Is the Law For The Poor?

by Pamela Maringa

I am disappointed with the way the so-called high profile elites think they are above the law. Preferential treatment is reflecting badly on the South African Criminal Justice System. It is slowly losing its credibility.

I am sure that many share my sentiments. I’m tired of seeing high profile people getting away with crime because of their position in society. They do all sorts of criminal things and they are not held accountable. The money in their pockets, or their position, ensures that they get a free pass. Our president, Jacob Zuma, is one of these people.

Recently, the former Deputy Minister of Higher Education, Mduduzi Manana, appeared in court for sentencing. Manana has made headlines after he assaulted three ladies in a nightclub. Manana got away with only 500 hours of community service and a fine. This despite the fact that Manana has previous convictions. This incident happened in August – ‘Women’s Month’. One would have thought that the judge would have used Manana’s behaviour to send a strong message to a society where this kind of abuse is prevalent. It was a missed opportunity. Manana still remains a member of the African National Congress (ANC) and a Member of Parliament (MP).

This, I think, is an insult to victims and all women who have been abused in one way or another. It simply says: “I beat you up and here is a cheque for it”. What about the victim’s dignity and the trauma they had to endure? Does money cover that? I doubt it.

Other good examples of where ordinary people were let down by the law are when Duduzani Zuma killed two women. His car crashed into a taxi.  And no one has yet been arrested for the deaths of 141 psychiatric patients transferred from Life Esidimeni to institutions where they died, or, it seems were so badly neglected that they suffered and died. Another example of gross injustice is when Zimbabwe’s first lady assaulted a model, Gabriella Engels. She fled the country with no consequences for her actions – enabled by the South African government, the very people that are supposed to protect ordinary South Africans!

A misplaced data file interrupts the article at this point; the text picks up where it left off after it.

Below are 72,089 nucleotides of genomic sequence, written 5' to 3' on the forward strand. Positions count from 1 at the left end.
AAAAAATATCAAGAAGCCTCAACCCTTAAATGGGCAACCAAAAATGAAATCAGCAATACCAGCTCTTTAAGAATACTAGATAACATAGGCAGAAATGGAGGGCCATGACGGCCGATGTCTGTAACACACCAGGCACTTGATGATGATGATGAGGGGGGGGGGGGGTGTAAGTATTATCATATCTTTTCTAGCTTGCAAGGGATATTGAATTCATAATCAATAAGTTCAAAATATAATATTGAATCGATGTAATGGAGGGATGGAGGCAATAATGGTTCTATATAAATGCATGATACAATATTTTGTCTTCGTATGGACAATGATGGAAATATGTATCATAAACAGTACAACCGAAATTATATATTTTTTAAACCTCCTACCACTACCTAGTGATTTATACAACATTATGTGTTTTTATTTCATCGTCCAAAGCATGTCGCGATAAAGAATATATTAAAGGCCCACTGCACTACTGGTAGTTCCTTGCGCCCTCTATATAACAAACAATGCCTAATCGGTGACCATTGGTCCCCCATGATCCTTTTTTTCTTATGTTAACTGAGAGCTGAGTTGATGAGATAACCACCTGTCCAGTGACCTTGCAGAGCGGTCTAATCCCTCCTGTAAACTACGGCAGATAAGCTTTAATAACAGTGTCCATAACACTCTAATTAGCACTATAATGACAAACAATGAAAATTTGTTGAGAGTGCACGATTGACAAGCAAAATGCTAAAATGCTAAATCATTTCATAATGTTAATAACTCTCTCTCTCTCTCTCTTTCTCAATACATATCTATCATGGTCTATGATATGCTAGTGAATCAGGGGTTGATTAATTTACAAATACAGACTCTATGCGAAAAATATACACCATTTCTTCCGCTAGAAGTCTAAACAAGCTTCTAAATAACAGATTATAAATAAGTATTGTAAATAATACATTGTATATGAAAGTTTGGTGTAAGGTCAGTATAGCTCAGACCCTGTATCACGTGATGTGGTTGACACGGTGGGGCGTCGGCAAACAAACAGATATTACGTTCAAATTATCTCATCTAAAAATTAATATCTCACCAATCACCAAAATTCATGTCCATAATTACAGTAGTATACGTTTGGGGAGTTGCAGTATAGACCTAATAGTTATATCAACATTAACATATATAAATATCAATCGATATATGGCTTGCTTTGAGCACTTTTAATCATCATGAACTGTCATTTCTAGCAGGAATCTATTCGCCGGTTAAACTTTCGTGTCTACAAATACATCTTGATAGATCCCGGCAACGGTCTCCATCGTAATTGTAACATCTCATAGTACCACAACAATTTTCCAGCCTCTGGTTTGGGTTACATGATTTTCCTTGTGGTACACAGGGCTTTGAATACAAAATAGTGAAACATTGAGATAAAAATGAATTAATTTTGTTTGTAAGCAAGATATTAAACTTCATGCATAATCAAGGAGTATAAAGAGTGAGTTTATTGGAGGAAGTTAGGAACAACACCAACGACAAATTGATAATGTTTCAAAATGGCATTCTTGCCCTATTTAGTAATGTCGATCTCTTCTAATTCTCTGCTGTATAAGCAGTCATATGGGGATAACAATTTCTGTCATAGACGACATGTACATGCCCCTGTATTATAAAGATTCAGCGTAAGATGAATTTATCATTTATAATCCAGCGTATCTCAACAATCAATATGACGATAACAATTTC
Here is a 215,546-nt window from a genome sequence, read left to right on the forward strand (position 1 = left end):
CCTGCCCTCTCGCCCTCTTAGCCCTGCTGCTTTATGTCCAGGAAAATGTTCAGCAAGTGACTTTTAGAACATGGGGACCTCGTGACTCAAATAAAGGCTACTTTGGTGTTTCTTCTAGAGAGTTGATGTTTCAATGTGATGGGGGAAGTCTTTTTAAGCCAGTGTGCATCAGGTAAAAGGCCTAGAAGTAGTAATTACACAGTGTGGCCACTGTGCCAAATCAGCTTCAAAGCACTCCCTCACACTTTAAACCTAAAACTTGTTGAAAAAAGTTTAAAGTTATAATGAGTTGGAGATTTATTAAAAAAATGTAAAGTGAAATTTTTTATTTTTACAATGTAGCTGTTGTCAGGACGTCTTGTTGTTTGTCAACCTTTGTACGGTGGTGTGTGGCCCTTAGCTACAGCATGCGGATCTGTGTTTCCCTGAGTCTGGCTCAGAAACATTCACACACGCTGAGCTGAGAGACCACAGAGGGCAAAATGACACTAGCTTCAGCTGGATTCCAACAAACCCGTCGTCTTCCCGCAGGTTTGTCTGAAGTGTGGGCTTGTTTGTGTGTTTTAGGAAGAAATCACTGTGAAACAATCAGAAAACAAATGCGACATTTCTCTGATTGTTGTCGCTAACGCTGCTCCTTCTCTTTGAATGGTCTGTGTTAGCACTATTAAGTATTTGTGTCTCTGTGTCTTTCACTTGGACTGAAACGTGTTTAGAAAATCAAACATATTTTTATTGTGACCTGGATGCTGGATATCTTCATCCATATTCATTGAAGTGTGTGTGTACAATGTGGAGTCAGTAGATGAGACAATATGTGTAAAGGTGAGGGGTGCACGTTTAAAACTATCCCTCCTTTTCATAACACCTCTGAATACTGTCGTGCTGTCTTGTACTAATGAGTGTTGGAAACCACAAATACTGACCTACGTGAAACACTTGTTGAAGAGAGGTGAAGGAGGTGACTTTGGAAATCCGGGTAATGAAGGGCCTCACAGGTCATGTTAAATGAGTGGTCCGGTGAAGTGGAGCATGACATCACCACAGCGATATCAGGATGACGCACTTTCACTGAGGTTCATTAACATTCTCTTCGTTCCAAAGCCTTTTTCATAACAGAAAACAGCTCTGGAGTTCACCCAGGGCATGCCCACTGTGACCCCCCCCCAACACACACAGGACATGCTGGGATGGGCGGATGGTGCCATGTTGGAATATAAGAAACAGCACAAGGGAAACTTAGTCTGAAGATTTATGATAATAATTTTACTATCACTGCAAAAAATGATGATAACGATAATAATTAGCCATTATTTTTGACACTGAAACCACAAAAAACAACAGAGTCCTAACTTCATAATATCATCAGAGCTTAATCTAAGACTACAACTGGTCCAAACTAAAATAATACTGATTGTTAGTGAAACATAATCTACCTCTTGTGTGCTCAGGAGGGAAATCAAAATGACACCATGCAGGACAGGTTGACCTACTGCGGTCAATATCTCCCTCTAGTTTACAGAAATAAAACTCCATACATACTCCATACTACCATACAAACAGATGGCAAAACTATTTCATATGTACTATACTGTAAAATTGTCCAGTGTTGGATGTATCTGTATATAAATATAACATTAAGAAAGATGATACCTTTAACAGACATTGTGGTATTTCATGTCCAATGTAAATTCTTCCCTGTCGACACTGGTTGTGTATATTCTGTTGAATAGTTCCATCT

Paralympian, Oscar Pistorius, is yet another example. He was arrested for killing his girlfriend Reeva Steenkamp in 2013. He was sentenced to six years in prison. On appeal, he was given 13 years. There are rumours that he receives preferential treatment. He is another high profile person with money. Does money mean that the justice system goes ‘easy’ on you?

Innocent people continue to suffer at the hands of those who are supposed to look out for them and protect them. The South African Justice System has, over and over again, let ordinary citizens down. How have we got to this point? What has happened to “taking responsibilities for our actions”? Why is it easier to get away with wrongdoing when you are a public figure and have money?

I think that we should stand up and demand that the law is applied equally to everyone who breaks it. It’s evident that we need protection from the Zumas and the Mananas of this world. We need to feel safe. We need to know that if something happens to us we have the law on our side no matter who the perpetrator is. We cannot be sacrificed anymore.

In cases where the law is broken, justice shouldn’t be applied according to status. We should all be treated equally. Is that a vain hope?

Ms Pamela Maringa
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